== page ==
Take the 2-minute tour ×
Stack Overflow is a question and answer site for professional and enthusiast programmers. It's 100% free, no registration required.

GWT RootPanel.get("id") doesnt return me the div tags which are embedded in HTML elements.

ex. <body> <table> <tr> <td> <div id="x" /><td>...</table> ...

How do I get access to this div tag and "Add a widget".

One of the things I tried was to get the element from the widget or widget.getElement() and add this to the append this element to an element gotten from DOM.getElementById().

The widget does get added, however, all mouse clicks are lost and widget no longer responds. The widget is a composite of menu item, so the mouse clicks cause the menu item to drop but it just selects the text.

share|improve this question

2 Answers 2

up vote 10 down vote accepted

If by "HTML element" in your first sentence you actually mean "HTML widget", then you should use an HTMLPanel widget instead, and then simply use its add(Widget,String) or add(Widget,Element) method to add your widget within an existing sub-element.

If you're actually talking about the "A widget that has an existing parent widget may not be added to the detach list" assertion error, then starting with GWT 2.3, you can now wrap an existing DOM element within an HTMLPanel, and then use the same add methods as above:

HTMLPanel container = HTMLPanel.wrap(Document.get().getElementById("container");
share|improve this answer
    
Worked like a charm, had to upgrade to GWT 2.3 though. Thanks. –  justanothercoder Jun 2 '11 at 2:43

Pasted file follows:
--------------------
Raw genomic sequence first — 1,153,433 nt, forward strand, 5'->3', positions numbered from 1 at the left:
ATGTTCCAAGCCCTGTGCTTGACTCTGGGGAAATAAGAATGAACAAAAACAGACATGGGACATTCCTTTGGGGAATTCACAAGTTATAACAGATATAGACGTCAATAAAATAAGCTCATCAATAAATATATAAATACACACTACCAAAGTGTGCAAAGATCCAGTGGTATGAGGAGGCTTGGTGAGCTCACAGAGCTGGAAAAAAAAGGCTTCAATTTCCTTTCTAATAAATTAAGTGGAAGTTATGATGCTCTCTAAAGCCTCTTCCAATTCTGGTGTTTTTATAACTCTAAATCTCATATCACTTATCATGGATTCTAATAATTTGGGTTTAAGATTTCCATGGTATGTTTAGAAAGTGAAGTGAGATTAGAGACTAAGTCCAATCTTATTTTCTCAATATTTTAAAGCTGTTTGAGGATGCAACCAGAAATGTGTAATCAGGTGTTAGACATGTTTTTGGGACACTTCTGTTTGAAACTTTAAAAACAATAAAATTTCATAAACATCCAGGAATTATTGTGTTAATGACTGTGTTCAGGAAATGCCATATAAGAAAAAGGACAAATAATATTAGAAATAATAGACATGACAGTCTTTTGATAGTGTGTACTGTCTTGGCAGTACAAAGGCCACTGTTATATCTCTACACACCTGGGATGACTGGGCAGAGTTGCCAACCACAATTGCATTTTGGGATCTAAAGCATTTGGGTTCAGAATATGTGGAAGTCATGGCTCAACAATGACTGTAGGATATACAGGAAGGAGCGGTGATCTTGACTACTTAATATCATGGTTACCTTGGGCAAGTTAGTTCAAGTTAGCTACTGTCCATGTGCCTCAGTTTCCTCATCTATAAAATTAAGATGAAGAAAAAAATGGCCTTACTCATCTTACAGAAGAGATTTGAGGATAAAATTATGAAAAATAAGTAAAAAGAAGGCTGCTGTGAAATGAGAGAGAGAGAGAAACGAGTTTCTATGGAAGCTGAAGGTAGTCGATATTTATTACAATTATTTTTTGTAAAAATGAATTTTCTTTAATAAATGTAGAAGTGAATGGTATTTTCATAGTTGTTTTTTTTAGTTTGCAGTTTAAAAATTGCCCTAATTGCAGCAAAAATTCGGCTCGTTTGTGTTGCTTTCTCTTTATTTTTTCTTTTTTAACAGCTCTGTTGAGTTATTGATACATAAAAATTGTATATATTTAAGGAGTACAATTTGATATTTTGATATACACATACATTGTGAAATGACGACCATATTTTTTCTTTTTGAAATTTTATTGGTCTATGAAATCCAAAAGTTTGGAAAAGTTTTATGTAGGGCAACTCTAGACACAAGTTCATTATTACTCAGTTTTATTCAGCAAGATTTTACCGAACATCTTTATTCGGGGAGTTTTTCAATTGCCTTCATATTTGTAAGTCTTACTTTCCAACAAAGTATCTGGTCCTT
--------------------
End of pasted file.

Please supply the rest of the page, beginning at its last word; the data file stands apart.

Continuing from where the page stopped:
Your approach with DOM.getElementById() is the correct one. GWT Widgets create an object tree parallel to DOM, so you hava to additionally "attach" this object tree to DOM to receive events. This is done via onAttach() method.

Unfortunately this method is protected so you can not call it directly. A workaround is to create a simple Widget wrapper class and make it public:

public void onAttach() {
    super.onAttach();
}

Note that you must make sure that Widget is detached when not shown any more as failing to do so can leak memory. The easiest way to do this is to call RootPanel.detachOnWindowClose(widget).

Update:

As Thomas Broyer said (and his words are to be considered as "the source") - use HTMLPanel.wrap(yourDivElement) as this will correctly do what you need it to do - attach Widget to DOM tree.

My proposed approach is hackish and I'd recommend it only if you are actually writing a new Widget (as I needed to do in one of my projects and copied my code here).

share|improve this answer
    
It's not "the correct approach" (see my own answer, and the related discussions in the GWT issue tracker); while it works and is "an approach" to the problem, it's an advanced technique, and definitely not something to recommend to anyone. As for the event-handling part and detachOnWindowClose, the doc is here: code.google.com/p/google-web-toolkit/wiki/… –  Thomas Broyer May 31 '11 at 10:51
    
Well thank you Thomas for the -1. It is not a nice practice to downvote answers that work and solve the issue presented in question, even if you do not consider them "the correct approach". –  Peter Knego May 31 '11 at 11:28
    
BTW, if you bothered to look at HTMLPanel.wrap() source you'd see that it does exactly what I proposed: onAttach() plus RootPanel.detachOnWindowClose(widget): google.com/codesearch/p?hl=en#A1edwVHBClQ/user/src/com/google/… –  Peter Knego May 31 '11 at 11:33
    
Not only did I look at it, but I actually wrote it ;-) (btw, I'd gladly remove my downvote —sorry for the "bad practice", I'm still a newcomer at SO— but it's locked until someone edits the answer) –  Thomas Broyer May 31 '11 at 12:02
    
You the man! Thanks for being nice. I updated my answer to point to the "correct" solution ;) –  Peter Knego May 31 '11 at 12:17

Your Answer

 
discard

By posting your answer, you agree to the privacy policy and terms of service.

Not the answer you're looking for? Browse other questions tagged or ask your own question.